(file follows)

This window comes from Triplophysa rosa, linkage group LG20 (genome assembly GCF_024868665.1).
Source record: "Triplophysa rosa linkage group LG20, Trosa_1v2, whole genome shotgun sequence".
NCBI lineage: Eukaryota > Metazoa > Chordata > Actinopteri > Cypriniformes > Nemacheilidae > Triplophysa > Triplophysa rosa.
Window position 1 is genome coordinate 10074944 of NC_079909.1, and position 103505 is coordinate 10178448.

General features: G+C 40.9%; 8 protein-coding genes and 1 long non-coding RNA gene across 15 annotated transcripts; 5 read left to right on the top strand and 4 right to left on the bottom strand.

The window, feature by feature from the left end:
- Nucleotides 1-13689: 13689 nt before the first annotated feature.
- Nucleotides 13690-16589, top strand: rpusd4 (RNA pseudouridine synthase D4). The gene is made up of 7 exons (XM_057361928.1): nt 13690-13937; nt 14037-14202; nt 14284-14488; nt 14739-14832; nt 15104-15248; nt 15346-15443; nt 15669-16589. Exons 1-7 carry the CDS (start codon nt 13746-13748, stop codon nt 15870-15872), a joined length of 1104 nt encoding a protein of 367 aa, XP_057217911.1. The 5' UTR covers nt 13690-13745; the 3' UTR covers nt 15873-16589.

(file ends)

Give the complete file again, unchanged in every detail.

This window comes from Triplophysa rosa, linkage group LG20 (genome assembly GCF_024868665.1).
Source record: "Triplophysa rosa linkage group LG20, Trosa_1v2, whole genome shotgun sequence".
NCBI lineage: Eukaryota > Metazoa > Chordata > Actinopteri > Cypriniformes > Nemacheilidae > Triplophysa > Triplophysa rosa.
Window position 1 is genome coordinate 10074944 of NC_079909.1, and position 103505 is coordinate 10178448.

General features: G+C 40.9%; 8 protein-coding genes and 1 long non-coding RNA gene across 15 annotated transcripts; 5 read left to right on the top strand and 4 right to left on the bottom strand.

The window, feature by feature from the left end:
- Nucleotides 1-13689: 13689 nt before the first annotated feature.
- Nucleotides 13690-16589, top strand: rpusd4 (RNA pseudouridine synthase D4). The gene is made up of 7 exons (XM_057361928.1): nt 13690-13937; nt 14037-14202; nt 14284-14488; nt 14739-14832; nt 15104-15248; nt 15346-15443; nt 15669-16589. Exons 1-7 carry the CDS (start codon nt 13746-13748, stop codon nt 15870-15872), a joined length of 1104 nt encoding a protein of 367 aa, XP_057217911.1. The 5' UTR covers nt 13690-13745; the 3' UTR covers nt 15873-16589.